We discovered in one of our past explorations that there often exist some surprisingly blurred lines between the concept of event companies and the concept of clubs. I’d like to try to push the boundaries of that even further. I want to see just how prevalent events is as a core business model, in the businesses that most of us would never consider to be a professional events company.
Let’s look for example at a New York City icon: Comedy Cellar. Comedy Cellar is a standup comedy club in the West Village that regularly hosts comedic heavyweights like Louis CK, Dave Chappel, Amy Schumer, among many others. The club does shows 7 nights a week: 4 on Saturdays, 3 and Fridays, and 2 on Sundays through Thursdays. Each show is about 2 hours long, with usually about half a dozen comics lined up to do 20 minute sets each.
With 17 shows every week, you would think that seeing one of the shows is just a matter of walking in, right? Not so. The Comedy Cellar is consistently all booked up well over a week in advance, so reserving tickets online and showing up on time to the shows are critical.
I can’t remember if I’ve ventured to say this at some point in the past, but I’ve come to the conclusion that any event can be quantified up into 4 components: the audience community, the content platform, the sponsorship support, and the programming design. Different events and types of events have different needs and prioritizations of the above elements, but all 4 elements must ultimately be accounted for in some way for an event to be a success. So let’s see how that applies to a Comedy Cellar show.
The audience community. It is so crucial for any standup comic to have a good audience. If a joke is mildly funny but a good portion of the audience laughs, the rest of the audience will find it funnier. If a joke is hilarious but off color to the audience and gets no laugh, the instantaneous awkwardness that ensues in the room is unbearable. The Comedy Cellar has built such a reputation for itself over the past 35 years, that just by the difficulty of booking a table compared to the many other clubs in the area, it ensures a much greater chance that the audience at each show knows what they’re in for and are there to be susceptible to good laughs.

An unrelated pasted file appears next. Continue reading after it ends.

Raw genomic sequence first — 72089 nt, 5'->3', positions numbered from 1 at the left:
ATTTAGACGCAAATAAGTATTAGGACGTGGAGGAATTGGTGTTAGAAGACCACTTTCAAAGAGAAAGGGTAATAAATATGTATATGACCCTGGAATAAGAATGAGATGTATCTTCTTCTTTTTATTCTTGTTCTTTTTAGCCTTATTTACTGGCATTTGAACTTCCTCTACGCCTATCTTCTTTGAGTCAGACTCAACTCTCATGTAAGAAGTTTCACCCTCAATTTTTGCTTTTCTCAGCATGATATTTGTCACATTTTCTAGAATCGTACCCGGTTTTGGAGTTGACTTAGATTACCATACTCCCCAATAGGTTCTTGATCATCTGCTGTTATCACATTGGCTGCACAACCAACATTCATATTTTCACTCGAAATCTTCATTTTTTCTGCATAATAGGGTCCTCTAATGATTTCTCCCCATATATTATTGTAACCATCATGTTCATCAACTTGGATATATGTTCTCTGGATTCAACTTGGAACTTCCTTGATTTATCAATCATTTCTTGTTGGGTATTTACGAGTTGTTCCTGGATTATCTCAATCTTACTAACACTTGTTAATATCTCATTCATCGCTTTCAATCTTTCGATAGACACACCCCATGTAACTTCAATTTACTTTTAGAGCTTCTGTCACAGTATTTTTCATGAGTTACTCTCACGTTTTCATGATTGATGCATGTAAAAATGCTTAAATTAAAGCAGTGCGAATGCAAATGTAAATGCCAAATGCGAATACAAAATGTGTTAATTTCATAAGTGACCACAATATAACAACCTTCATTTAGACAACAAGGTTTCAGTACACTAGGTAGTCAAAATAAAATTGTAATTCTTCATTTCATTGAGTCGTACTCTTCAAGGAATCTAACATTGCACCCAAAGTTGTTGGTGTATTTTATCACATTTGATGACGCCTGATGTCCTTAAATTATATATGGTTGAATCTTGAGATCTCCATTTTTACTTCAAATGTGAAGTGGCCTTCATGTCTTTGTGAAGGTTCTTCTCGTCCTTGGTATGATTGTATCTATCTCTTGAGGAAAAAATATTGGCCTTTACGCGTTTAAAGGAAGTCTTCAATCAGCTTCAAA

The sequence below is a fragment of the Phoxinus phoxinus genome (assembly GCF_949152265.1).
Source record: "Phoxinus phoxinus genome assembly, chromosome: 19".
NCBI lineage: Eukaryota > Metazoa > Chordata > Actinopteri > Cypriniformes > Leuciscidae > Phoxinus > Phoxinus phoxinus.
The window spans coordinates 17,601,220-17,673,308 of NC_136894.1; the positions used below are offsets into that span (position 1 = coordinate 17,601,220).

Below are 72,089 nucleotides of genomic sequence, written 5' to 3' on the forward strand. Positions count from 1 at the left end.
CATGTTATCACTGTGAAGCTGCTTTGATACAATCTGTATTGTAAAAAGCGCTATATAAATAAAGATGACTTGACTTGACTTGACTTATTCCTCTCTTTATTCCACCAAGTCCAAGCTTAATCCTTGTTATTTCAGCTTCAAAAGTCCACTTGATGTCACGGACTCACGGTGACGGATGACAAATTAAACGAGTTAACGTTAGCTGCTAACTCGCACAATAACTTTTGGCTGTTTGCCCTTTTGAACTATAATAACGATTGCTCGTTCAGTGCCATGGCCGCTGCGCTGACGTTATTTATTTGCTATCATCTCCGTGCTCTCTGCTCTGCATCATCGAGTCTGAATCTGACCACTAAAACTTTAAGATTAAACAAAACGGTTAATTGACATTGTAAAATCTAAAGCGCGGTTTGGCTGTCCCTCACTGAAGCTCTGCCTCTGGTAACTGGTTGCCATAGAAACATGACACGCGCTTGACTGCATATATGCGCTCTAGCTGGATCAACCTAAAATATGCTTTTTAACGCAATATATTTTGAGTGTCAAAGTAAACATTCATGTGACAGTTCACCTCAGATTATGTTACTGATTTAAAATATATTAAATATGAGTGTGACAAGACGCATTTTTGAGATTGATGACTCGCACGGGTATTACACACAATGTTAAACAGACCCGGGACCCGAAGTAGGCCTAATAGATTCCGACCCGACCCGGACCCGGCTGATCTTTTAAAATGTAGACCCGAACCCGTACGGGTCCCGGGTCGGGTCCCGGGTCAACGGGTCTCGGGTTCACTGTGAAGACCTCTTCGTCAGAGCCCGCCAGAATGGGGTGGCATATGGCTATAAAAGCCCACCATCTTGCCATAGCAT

The content platform. Perhaps the most involved of the 4 elements that the Comedy Cellar gets into themselves, is curating the content platform. In their case, their contents are delivered by the comedians that they must book every night for every show. There are literally about 100 or so sets that the Comedy Cellar must fill every single week to keep up its show schedule.
The sponsorship support. Like with the creation of any other product, an event production needs to have its bills paid to be sustainable. In the case of the Cellar, their business model is to sell tickets to the audience for getting into the club, then subsequently the sales of drinks and food during the shows. That takes care of bills.
And finally, the programming design. The Comedy Cellar is famous for doing all their shows in a showcase format. That means rookie comedians get just as much attention as the veterans. The alternative popular format in the standup world is the headline format. This means a show would have a few featured acts who do short sets of around 15 minutes, then followed by the headliner who would perform for about an hour or more. A showcase format on the other hand, everyone gets about 20 minutes for a set. Designing a brand around this kind of programming is on the one hand less pressure to find headliner talents for every show, but on the other hand more pressure to fill up more slots since each show would have 5 to 7 performers as opposed to 2 or 3.
In the world of standup comedy, every show is really an event, because without the production elements a comedian would just be that friend we all have with a nice sense of humor. Watch a couple of videos of Jerry Seinfeld talking about his craft. There’s really a rigorously systematic process that goes behind a standup comic’s routine; how jokes are created, how they’re delivered, how they’re tinkered to perfection, how they come together to make a show. After the comedians, the other critical element that keeps this world of standup comedy running, are the clubs like Comedy Cellar. As an event company that produces 17 shows a week, the Comedy Cellar is one of the multitudes of comedy clubs that showcase comedic talents and curates audience experiences. And so it is, the concept of events in the world of standup comedy.
See you at the next exploration!